The pros and cons of ending cash bail
Should cash bail be eliminated? The practice of allowing a person who has been arrested to pay money to be released from jail before their trial or hearing has long been controversial.
Lately, it has become a point of sharp political contention. Republicans are pushing to enact reforms that would make it more difficult for defendants to get out of jail while waiting trial, arguing that such reforms would help keep criminals off the streets. Democrats have countered that the practice of cash bail release is inherently unfair, and could violate people’s civil rights.
On Jan. 1, Illinois became the first state to do away with cash bail completely, allowing defendants to leave jail and await trial without paying any money, and others may follow. What are the benefits and drawbacks of ending the practice?
PRO: ENDING CASH BAIL WOULD BENEFIT PEOPLE OF COLOR AND POOR COMMUNITIES
Cash bail is “unfair, unjust, and it disproportionately hurts communities of color and poor communities,” Maggie Germano writes for Forbes. Indeed, “communities of color are actually over-policed,” which leads to increased arrests, Civil Rights Corps‘ Katherine Hubbard told Germano. As a result, “bail often has nothing to do with the crime you’re accused of, and certainly doesn’t depend on how much you can afford to pay.” “You’ll have cases where a wealthy person can go free, but an innocent, poor person could not, and that’s not justice,” said Illinois state Sen. Elgie Sims Jr. People also “commonly plead guilty to crimes that they didn’t commit” because they don’t want to “spend weeks or months in jail waiting for trial” after not meeting bail, Will Snowden, the New Orleans director of the Vera Institute of Justice, noted in a separate Forbes column.
CON: IT COULD LET CRIMINALS ROAM FREE
Ending cash bail and allowing defendants to leave jail without paying any money “will have serious ramifications for law-abiding citizens and give drug cartels free rein on Illinois’ streets,” former Illinois state Rep. Jim Durkin wrote for the Chicago Tribune. Because defendants will only be detained pre-trial if they face non-probational felonies, the change is a “slap in the face to victims and neighborhoods desperately seeking safety.”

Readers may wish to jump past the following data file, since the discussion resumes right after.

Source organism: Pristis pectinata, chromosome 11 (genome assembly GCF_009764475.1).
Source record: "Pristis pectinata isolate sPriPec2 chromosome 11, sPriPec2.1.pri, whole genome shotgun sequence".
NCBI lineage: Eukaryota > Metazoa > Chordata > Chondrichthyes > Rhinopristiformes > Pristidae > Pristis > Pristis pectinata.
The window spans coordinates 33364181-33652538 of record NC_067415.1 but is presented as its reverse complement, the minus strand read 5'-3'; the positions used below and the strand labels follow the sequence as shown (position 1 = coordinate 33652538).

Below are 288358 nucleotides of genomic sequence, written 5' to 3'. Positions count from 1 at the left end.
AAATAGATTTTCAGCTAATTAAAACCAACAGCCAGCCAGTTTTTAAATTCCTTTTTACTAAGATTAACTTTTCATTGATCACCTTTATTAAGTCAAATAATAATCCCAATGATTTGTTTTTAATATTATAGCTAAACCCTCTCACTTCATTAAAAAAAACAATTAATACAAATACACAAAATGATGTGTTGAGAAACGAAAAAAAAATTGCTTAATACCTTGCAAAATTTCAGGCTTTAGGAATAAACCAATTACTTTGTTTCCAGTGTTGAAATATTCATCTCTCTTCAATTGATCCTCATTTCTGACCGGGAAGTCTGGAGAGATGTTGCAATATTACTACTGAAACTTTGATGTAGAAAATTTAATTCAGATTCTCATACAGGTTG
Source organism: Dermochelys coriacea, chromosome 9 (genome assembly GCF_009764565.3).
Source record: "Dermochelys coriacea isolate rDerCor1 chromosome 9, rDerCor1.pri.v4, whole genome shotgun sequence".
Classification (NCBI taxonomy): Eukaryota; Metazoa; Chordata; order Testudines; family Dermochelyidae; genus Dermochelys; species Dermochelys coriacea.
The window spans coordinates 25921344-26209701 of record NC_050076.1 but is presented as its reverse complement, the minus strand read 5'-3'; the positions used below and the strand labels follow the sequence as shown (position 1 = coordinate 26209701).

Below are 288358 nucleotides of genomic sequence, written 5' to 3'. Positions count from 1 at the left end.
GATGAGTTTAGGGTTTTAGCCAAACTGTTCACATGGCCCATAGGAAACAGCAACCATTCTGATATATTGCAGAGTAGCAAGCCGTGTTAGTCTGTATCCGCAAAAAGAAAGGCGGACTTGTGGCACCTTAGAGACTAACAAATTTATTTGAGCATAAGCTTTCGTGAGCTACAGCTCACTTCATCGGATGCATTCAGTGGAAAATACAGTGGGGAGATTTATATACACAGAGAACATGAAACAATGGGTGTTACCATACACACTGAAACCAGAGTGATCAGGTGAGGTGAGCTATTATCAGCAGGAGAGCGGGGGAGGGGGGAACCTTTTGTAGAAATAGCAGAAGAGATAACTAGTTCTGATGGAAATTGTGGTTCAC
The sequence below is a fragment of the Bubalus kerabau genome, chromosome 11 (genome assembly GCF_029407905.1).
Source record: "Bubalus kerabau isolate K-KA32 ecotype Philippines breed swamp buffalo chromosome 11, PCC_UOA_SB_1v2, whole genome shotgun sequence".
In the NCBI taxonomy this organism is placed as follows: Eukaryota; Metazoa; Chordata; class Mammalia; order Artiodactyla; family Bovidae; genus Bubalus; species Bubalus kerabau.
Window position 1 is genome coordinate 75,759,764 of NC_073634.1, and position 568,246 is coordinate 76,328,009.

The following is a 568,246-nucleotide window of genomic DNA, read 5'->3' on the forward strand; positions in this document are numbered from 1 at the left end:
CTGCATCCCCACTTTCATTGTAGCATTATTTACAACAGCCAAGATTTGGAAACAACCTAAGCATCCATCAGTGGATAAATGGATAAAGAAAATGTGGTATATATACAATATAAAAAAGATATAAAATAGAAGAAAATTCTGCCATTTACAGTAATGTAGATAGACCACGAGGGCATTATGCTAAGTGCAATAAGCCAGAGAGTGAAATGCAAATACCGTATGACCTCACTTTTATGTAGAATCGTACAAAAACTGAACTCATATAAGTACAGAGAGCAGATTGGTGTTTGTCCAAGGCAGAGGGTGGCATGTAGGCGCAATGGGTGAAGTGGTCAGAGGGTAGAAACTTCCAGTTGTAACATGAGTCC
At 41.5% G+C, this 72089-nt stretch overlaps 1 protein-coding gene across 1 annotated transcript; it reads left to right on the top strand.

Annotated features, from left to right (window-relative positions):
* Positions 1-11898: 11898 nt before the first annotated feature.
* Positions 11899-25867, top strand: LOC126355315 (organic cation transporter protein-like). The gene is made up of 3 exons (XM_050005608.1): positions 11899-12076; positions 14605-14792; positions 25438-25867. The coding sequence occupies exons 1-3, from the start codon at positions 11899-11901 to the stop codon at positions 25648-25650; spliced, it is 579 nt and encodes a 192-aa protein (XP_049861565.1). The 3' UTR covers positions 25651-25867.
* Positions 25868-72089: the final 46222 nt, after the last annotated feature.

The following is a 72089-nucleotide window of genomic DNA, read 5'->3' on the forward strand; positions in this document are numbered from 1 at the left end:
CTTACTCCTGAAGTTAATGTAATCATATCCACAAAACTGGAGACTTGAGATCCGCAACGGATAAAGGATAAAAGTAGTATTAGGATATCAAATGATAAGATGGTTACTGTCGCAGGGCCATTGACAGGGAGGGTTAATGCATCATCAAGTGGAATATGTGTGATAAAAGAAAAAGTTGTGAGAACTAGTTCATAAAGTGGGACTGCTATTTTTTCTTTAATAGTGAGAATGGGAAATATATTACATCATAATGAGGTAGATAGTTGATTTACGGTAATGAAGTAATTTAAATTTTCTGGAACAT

PRO: IT DOES NOT LEAD TO AN UPTICK IN CRIME
Despite Republican assertions, “there is no evidence linking cash bail reform to high crime rates,” Allie Preston and Rachel Eisenberg wrote for the Center for American Progress. On the contrary, in areas where bail reforms have already been implemented, “those who await their trial in the community are no more likely to be re-arrested after bail reform was passed than before,” the pair added. For example, in New Mexico and Yakima County, Washington, a larger percentage of people completed the pretrial process without a new arrest after cash bail reform was implemented, according to Prison Policy Initiative. Making defendants pay bail to be released also does not “lower homicide rates,” attorney Trisha Triglio argued for the ACLU, noting that many areas that rely on cash bail have some of the country’s highest murder rates.
CON: ENDING CASH BAIL IGNORES THE ROOT OF THE PROBLEM
An Illinois Supreme Court commission that studied cash bail in 2020 found that “simply eliminating cash bail at the outset, without first implementing meaningful reforms and dedicating adequate resources to allow evidence-based risk assessment and supervision, would be premature.” Separately, Illinois’ Brown County State’s Attorney Mike Hill, Sheriff Justin Oliver, and Mount Sterling Police Chief Brandon Norris told the Jacksonville Journal-Courier that while bail shouldn’t depend on someone’s ability to pay, eliminating the practice was “never the answer.”
PRO: IT WOULD CORRECT A DUE PROCESS VIOLATION
The ACLU has alleged that cash bail is actually unconstitutional because it violates “due process and equal protection under the 14th Amendment, the prohibition against excessive bail found in the Eighth Amendment, and the right to a speedy trial guaranteed by the Sixth Amendment.” Indeed, said Constitutional Accountability Center President Elizabeth Wydra, bail was never “intended to keep the accused locked up until trial.” This violates the principle of “innocent until proven guilty,” and should not be allowed.
CON: CASH BAIL REFORM WOULD LIMIT JUDGES’ PURVIEW
Judges are often the ones who decide the amount of someone’s bond, and they “typically have broad discretion to raise or lower” the defendant’s amount, the Brennan Center for Justice notes. A judge could even decide to cancel someone’s bail entirely and remand them to custody, or release them on their own recognizance by waiving their bail. Justia adds that while the “Eighth Amendment to the U.S. Constitution prohibits ‘excessive bail,” it “does not state that courts are required to allow bail.” Ending cash bail could put a dampener on the ability of judges to make informed decisions about defendants.